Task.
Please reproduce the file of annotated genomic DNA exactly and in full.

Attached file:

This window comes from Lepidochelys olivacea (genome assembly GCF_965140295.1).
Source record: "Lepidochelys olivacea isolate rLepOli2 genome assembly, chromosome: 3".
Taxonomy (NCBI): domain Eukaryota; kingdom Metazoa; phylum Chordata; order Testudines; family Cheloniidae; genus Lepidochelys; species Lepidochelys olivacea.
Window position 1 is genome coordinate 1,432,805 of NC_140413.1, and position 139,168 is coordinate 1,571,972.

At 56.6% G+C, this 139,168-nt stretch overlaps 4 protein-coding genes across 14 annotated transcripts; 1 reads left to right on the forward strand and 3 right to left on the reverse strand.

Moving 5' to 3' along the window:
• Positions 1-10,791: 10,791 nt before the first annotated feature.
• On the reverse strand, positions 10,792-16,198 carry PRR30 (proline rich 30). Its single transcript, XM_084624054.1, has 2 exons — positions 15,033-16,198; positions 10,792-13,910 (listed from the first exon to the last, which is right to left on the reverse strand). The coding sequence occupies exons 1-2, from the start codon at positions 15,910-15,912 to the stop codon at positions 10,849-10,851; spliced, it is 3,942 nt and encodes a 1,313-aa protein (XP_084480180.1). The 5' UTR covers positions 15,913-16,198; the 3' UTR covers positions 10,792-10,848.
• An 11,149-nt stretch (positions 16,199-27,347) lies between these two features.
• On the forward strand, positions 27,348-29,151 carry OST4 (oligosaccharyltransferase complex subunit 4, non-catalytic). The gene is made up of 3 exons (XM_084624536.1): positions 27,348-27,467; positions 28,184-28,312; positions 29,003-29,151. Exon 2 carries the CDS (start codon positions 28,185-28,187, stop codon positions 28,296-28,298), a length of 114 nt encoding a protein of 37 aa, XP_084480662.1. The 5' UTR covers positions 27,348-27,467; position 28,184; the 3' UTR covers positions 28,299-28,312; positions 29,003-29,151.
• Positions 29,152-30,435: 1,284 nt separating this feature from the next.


This window comes from Lepidochelys olivacea (genome assembly GCF_965140295.1).
Source record: "Lepidochelys olivacea isolate rLepOli2 genome assembly, chromosome: 3".
Taxonomy (NCBI): domain Eukaryota; kingdom Metazoa; phylum Chordata; order Testudines; family Cheloniidae; genus Lepidochelys; species Lepidochelys olivacea.
Window position 1 is genome coordinate 1,432,805 of NC_140413.1, and position 139,168 is coordinate 1,571,972.

At 56.6% G+C, this 139,168-nt stretch overlaps 4 protein-coding genes across 14 annotated transcripts; 1 reads left to right on the forward strand and 3 right to left on the reverse strand.

Moving 5' to 3' along the window:
• Positions 1-10,791: 10,791 nt before the first annotated feature.
• On the reverse strand, positions 10,792-16,198 carry PRR30 (proline rich 30). Its single transcript, XM_084624054.1, has 2 exons — positions 15,033-16,198; positions 10,792-13,910 (listed from the first exon to the last, which is right to left on the reverse strand). The coding sequence occupies exons 1-2, from the start codon at positions 15,910-15,912 to the stop codon at positions 10,849-10,851; spliced, it is 3,942 nt and encodes a 1,313-aa protein (XP_084480180.1). The 5' UTR covers positions 15,913-16,198; the 3' UTR covers positions 10,792-10,848.
• An 11,149-nt stretch (positions 16,199-27,347) lies between these two features.
• On the forward strand, positions 27,348-29,151 carry OST4 (oligosaccharyltransferase complex subunit 4, non-catalytic). The gene is made up of 3 exons (XM_084624536.1): positions 27,348-27,467; positions 28,184-28,312; positions 29,003-29,151. Exon 2 carries the CDS (start codon positions 28,185-28,187, stop codon positions 28,296-28,298), a length of 114 nt encoding a protein of 37 aa, XP_084480662.1. The 5' UTR covers positions 27,348-27,467; position 28,184; the 3' UTR covers positions 28,299-28,312; positions 29,003-29,151.
• Positions 29,152-30,435: 1,284 nt separating this feature from the next.